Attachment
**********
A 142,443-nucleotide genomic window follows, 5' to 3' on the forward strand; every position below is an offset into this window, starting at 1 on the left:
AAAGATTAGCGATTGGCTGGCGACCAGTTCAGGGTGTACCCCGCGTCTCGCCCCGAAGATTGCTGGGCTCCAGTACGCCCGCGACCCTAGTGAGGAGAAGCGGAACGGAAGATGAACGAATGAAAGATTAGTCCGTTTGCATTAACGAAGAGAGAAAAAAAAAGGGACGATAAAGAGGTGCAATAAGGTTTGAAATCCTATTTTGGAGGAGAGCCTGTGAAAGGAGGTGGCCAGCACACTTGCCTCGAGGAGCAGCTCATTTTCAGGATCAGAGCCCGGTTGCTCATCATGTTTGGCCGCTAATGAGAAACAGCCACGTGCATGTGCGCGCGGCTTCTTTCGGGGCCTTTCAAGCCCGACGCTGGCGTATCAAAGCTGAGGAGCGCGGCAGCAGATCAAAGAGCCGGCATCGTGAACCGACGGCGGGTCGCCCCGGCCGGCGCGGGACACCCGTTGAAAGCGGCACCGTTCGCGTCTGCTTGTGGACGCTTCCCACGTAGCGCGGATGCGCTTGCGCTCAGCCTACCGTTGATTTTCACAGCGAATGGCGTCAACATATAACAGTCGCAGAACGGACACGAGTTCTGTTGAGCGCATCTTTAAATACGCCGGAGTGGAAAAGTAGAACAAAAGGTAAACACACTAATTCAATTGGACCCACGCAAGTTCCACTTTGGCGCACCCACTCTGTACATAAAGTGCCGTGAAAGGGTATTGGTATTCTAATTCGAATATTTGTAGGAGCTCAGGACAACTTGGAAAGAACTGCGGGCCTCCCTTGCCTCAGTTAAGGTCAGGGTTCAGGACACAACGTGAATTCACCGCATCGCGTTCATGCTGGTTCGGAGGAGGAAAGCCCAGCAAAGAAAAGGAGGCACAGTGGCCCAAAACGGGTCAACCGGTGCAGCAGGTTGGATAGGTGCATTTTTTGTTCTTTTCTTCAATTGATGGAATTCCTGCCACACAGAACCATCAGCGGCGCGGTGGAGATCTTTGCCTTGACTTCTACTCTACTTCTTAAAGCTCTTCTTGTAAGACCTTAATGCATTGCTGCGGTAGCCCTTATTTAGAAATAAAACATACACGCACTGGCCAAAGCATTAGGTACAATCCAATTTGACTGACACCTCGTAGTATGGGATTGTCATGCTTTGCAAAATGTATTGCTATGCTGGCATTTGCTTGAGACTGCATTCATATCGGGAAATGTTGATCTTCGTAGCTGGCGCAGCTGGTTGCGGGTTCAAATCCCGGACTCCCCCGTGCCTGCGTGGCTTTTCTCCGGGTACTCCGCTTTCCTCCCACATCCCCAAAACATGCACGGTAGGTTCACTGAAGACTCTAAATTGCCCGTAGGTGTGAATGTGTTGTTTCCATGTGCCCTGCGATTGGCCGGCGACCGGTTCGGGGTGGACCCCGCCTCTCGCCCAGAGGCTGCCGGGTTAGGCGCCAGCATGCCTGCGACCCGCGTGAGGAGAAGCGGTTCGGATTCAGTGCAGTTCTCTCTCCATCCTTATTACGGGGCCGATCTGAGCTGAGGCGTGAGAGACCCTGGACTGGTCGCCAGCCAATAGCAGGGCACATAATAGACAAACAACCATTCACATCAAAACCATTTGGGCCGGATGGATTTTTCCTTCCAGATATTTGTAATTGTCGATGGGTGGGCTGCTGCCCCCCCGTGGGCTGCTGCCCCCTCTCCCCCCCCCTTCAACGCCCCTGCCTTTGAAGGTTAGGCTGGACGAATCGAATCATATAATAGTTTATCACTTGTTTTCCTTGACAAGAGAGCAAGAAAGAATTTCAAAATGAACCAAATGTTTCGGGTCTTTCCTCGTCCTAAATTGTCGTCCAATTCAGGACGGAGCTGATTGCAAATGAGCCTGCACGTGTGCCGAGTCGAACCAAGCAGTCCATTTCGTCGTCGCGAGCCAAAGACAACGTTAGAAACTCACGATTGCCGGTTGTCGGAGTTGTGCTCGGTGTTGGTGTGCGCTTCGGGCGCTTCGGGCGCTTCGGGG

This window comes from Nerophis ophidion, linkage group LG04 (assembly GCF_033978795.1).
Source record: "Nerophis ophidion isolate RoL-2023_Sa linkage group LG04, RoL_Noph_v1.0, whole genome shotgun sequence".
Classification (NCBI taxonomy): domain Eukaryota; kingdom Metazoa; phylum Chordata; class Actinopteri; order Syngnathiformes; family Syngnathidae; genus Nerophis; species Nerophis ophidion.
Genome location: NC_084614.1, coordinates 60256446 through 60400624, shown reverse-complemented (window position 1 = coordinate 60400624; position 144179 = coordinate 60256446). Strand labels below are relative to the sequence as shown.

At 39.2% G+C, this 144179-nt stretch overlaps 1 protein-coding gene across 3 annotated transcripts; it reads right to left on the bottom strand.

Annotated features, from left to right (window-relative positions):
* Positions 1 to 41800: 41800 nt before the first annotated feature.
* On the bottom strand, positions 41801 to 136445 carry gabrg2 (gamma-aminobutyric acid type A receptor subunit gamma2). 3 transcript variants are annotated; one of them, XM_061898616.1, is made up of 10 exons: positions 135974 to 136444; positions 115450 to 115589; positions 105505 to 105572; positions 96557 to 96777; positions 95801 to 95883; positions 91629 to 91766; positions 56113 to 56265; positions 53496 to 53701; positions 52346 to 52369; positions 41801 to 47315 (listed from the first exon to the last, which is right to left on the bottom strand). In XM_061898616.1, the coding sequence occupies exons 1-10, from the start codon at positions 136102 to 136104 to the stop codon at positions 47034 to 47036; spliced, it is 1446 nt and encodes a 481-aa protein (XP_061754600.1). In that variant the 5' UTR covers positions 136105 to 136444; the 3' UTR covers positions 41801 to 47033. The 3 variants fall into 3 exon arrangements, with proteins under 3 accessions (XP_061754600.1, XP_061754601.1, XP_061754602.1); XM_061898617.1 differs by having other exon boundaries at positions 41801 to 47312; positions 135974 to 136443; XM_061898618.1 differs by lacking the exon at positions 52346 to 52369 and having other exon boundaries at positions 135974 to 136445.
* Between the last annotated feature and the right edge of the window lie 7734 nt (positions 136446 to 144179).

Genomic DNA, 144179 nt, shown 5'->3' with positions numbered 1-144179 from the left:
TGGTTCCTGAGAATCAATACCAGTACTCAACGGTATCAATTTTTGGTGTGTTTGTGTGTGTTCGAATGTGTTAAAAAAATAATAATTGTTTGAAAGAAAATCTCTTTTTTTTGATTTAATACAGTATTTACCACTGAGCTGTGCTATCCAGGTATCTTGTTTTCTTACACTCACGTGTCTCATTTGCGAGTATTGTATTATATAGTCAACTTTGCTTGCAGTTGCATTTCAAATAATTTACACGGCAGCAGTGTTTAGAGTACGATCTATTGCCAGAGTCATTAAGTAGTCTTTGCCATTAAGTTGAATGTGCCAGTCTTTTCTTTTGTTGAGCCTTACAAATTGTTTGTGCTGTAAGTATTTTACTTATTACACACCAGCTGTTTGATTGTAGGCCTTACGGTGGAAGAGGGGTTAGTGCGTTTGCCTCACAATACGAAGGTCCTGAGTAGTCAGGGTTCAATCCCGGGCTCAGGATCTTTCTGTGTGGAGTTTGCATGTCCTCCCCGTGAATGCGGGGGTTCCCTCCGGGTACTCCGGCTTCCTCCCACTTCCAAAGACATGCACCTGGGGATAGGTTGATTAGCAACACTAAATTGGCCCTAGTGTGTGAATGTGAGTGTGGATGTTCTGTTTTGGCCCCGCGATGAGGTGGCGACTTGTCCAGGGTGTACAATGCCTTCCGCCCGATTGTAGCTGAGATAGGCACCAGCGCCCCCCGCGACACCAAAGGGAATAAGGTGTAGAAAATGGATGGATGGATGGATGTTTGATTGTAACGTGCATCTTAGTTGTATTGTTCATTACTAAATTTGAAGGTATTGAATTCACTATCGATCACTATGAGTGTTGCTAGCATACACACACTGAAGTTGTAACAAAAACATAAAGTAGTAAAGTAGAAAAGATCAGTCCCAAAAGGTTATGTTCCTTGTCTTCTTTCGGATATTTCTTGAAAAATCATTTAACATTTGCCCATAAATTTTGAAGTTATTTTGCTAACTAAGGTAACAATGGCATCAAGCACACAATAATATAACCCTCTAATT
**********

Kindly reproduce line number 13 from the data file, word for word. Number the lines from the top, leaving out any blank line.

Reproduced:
TGGTTCCTGAGAATCAATACCAGTACTCAACGGTATCAATTTTTGGTGTGTTTGTGTGTGTTCGAATGTGTTAAAAAAATAATAATTGTTTGAAAGAAAATCTCTTTTTTTTGATTTAATACAGTATTTACCACTGAGCTGTGCTATCCAGGTATCTTGTTTTCTTACACTCACGTGTCTCATTTGCGAGTATTGTATTATATAGTCAACTTTGCTTGCAGTTGCATTTCAAATAATTTACACGGCAGCAGTGTTTAGAGTACGATCTATTGCCAGAGTCATTAAGTAGTCTTTGCCATTAAGTTGAATGTGCCAGTCTTTTCTTTTGTTGAGCCTTACAAATTGTTTGTGCTGTAAGTATTTTACTTATTACACACCAGCTGTTTGATTGTAGGCCTTACGGTGGAAGAGGGGTTAGTGCGTTTGCCTCACAATACGAAGGTCCTGAGTAGTCAGGGTTCAATCCCGGGCTCAGGATCTTTCTGTGTGGAGTTTGCATGTCCTCCCCGTGAATGCGGGGGTTCCCTCCGGGTACTCCGGCTTCCTCCCACTTCCAAAGACATGCACCTGGGGATAGGTTGATTAGCAACACTAAATTGGCCCTAGTGTGTGAATGTGAGTGTGGATGTTCTGTTTTGGCCCCGCGATGAGGTGGCGACTTGTCCAGGGTGTACAATGCCTTCCGCCCGATTGTAGCTGAGATAGGCACCAGCGCCCCCCGCGACACCAAAGGGAATAAGGTGTAGAAAATGGATGGATGGATGGATGTTTGATTGTAACGTGCATCTTAGTTGTATTGTTCATTACTAAATTTGAAGGTATTGAATTCACTATCGATCACTATGAGTGTTGCTAGCATACACACACTGAAGTTGTAACAAAAACATAAAGTAGTAAAGTAGAAAAGATCAGTCCCAAAAGGTTATGTTCCTTGTCTTCTTTCGGATATTTCTTGAAAAATCATTTAACATTTGCCCATAAATTTTGAAGTTATTTTGCTAACTAAGGTAACAATGGCATCAAGCACACAATAATATAACCCTCTAATT